OBTW, if you can see into what is going on here, think about how this works when I switch to SCHED_FIFO. All my bot threads run in this ‘realtime’ mode. For a software encoder that responds to GPIO interrupts, I think this doesn’t present any problem that isn’t already presented by all the other threads. On RPi, tho, the kernel catches the GPIO interrupts and runs the quadrature logic, only letting the user’s poll get control after a complete turn of +1 or -1 occurs. I presume the rotary-encoder driver runs at kernel priority level, which is below the worker thread. At least, if my app consumes too much CPU, the kernel can’t keep with its many functions, one of which is this driver. I have done that in the past. Let’s get this code to work, then I’d like help thinking through this and its impact on CPUs like Blue and RPi. Because I’m getting lots of input about the CPU load of a software rotary encoder.
So, needless to say, I don’t get it. I hope someone can see what I’m missing. I need to get past this and get back to making bots go.



  • @excerpts from my_test_gpio_interrupts.c
  • as of 19 June 2020

Any help would be appreciated. I’ve Googled, studied, and stared for many hours.
Problem: Using poll to watch a GPIO pin for change, poll returns “immediately” and persistently, with no value change, with POLLPRI set.

Please consider using libgpiod.

Good input. Out of respect for your big picture view point, it is in progress.
librobotcontrol currently uses chardev ioctl. I got that working for my simple single interrupt response demonstrator since he has all that worked out. Then I went on to gpiod and I think I have gpiod working in that simple single gpio interrupt test environment. For Blue.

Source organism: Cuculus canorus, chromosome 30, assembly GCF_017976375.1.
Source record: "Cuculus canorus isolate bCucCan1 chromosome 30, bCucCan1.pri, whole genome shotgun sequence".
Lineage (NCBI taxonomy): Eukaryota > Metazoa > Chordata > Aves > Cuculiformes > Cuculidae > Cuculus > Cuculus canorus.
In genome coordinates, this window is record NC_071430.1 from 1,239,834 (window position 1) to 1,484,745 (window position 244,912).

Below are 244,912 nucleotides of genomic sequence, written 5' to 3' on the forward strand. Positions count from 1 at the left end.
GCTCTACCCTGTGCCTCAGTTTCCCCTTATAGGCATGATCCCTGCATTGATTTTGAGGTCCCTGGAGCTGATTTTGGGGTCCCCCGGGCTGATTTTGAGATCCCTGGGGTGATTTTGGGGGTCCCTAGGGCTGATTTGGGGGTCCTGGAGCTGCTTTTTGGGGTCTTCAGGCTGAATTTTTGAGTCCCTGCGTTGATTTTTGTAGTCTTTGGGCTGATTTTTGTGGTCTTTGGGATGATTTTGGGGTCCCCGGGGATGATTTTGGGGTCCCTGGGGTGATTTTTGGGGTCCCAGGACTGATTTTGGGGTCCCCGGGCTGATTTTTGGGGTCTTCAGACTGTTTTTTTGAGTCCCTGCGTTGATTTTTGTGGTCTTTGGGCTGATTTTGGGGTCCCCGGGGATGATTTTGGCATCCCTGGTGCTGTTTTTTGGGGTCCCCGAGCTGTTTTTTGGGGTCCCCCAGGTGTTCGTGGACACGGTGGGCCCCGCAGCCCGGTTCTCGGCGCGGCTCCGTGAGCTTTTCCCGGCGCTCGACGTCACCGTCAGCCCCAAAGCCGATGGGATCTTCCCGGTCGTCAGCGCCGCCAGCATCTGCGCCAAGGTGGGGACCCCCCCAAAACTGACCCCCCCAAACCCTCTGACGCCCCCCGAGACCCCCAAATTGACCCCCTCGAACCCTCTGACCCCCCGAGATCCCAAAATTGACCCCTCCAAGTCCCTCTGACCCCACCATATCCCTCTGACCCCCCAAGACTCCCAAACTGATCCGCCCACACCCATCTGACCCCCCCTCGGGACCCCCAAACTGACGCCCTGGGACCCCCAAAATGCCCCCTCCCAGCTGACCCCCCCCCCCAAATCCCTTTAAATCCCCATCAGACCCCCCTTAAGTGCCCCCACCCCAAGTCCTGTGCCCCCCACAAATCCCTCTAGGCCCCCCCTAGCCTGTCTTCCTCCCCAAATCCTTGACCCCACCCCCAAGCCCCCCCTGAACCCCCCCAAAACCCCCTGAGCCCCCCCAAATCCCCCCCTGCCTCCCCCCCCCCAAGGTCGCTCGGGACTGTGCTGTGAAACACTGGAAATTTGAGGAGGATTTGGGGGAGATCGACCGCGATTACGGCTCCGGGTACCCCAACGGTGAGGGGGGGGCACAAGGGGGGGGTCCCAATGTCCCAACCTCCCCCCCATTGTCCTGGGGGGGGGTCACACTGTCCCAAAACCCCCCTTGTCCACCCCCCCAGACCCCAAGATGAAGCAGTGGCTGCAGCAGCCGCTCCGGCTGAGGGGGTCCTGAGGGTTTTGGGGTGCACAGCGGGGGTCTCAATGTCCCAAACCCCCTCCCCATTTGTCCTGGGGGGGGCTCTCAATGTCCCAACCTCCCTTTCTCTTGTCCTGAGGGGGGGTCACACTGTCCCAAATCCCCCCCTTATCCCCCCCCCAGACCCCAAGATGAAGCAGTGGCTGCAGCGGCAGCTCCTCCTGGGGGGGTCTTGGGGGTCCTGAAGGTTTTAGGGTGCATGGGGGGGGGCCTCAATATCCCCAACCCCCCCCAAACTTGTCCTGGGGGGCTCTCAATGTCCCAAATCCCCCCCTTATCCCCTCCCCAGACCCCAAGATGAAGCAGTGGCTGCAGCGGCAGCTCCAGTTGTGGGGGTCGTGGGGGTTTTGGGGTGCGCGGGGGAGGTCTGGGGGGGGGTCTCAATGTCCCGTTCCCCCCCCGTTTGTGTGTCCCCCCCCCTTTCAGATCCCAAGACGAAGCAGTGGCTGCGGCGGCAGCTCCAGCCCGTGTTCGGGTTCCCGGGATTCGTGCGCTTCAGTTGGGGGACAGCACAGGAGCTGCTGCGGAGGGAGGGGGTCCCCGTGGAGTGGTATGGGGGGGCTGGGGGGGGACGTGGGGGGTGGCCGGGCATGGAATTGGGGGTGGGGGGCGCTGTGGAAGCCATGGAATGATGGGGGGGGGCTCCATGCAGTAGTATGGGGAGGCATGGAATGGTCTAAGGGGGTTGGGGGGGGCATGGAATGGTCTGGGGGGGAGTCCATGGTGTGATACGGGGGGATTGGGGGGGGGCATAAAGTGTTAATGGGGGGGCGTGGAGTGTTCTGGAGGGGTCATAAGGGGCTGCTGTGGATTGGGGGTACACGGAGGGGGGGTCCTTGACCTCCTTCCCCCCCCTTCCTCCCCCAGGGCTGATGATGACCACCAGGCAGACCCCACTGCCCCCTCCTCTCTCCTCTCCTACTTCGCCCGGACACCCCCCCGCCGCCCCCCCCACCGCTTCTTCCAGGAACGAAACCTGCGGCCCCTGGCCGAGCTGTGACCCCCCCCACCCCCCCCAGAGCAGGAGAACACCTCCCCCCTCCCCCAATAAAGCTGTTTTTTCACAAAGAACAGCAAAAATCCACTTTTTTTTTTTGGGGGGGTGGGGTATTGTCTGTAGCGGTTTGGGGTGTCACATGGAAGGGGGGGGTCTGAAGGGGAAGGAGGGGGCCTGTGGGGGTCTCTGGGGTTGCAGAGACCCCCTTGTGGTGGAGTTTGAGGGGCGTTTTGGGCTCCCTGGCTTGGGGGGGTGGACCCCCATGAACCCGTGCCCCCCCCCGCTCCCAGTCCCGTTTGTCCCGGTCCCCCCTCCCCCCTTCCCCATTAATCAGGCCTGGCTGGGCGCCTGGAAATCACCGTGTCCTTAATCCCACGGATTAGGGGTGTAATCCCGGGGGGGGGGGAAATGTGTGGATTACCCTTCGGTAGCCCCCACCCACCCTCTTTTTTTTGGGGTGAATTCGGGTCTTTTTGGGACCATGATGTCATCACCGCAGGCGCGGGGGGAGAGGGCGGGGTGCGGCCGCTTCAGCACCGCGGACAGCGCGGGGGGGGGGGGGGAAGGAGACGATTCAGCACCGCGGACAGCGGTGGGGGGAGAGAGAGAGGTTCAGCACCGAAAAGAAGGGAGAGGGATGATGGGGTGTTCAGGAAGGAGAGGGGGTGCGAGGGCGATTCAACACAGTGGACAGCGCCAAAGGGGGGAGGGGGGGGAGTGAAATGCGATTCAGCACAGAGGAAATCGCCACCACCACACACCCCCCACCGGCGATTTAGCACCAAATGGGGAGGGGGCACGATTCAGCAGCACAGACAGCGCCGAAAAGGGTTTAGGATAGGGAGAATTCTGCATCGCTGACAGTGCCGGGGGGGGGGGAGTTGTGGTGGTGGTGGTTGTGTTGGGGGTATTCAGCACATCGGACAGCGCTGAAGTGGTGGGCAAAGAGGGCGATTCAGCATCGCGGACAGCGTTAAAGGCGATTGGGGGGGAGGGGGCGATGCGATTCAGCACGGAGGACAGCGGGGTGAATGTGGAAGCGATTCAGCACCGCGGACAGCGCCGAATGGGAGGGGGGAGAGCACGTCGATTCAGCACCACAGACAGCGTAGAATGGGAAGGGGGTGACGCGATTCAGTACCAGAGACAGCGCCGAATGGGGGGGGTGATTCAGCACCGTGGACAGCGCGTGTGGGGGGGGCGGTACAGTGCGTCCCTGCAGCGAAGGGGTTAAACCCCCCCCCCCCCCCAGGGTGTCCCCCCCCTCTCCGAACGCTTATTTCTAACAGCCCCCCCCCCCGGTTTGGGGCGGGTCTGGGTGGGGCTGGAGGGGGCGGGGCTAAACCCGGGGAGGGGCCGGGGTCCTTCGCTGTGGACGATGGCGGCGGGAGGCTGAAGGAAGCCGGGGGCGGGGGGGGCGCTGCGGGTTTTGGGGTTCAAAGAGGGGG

StrawsonDesign & the resulting librobotcontrol has used sysFS for access to non-gpio stuff, specifically pwms. What do you see for such other non-gpio stuff in sysFS?
My original submission here included an argument for doing this task with RPis too. The code base using any of the three gpio access methods seems to work on RPi. The gpio configuration environment in Raspbian is quite different however. They specifically don’t expose pinmux functionality. I still struggle with how in the heck that community deals with gpio configurating. The mode map is well exposed, but how to take advantage of it isn’t. What physical header pin does what in what mode is well documented, but how to set things up for that mode isn’t. I find that commandeering pins by enabling kernel drivers works. I can pick pins for the software rotary-encoder driver in the boot config and apparently get them. Same with the pwm driver. There isn’t such a mechanism for free gpio pins to use for exercises such as the simple gpio interrupt response demonstrator.
You and others in BB territory may not have much interest in figuring out the RPi equivalent to the (wonderful, highly functional, really nice) Beaglebone environment unless we adopt my proposed make-it-do-both approach. The alternative of asking the RPi community doesn’t appear to be promising because they focus on so many other IoT applicatios and are not pursing bots in any similar fashion.

BeagleBoard might well not be interested, but a number of potential university adoptors of BB appear to be. Our friends at UCSD seem to. And his efforts to export to other universities has found professors with a pre-existing base in RPis. Where I am now, we are struggling with focussing on one or hedging our bets with the two.

What guidance would you provide on this front?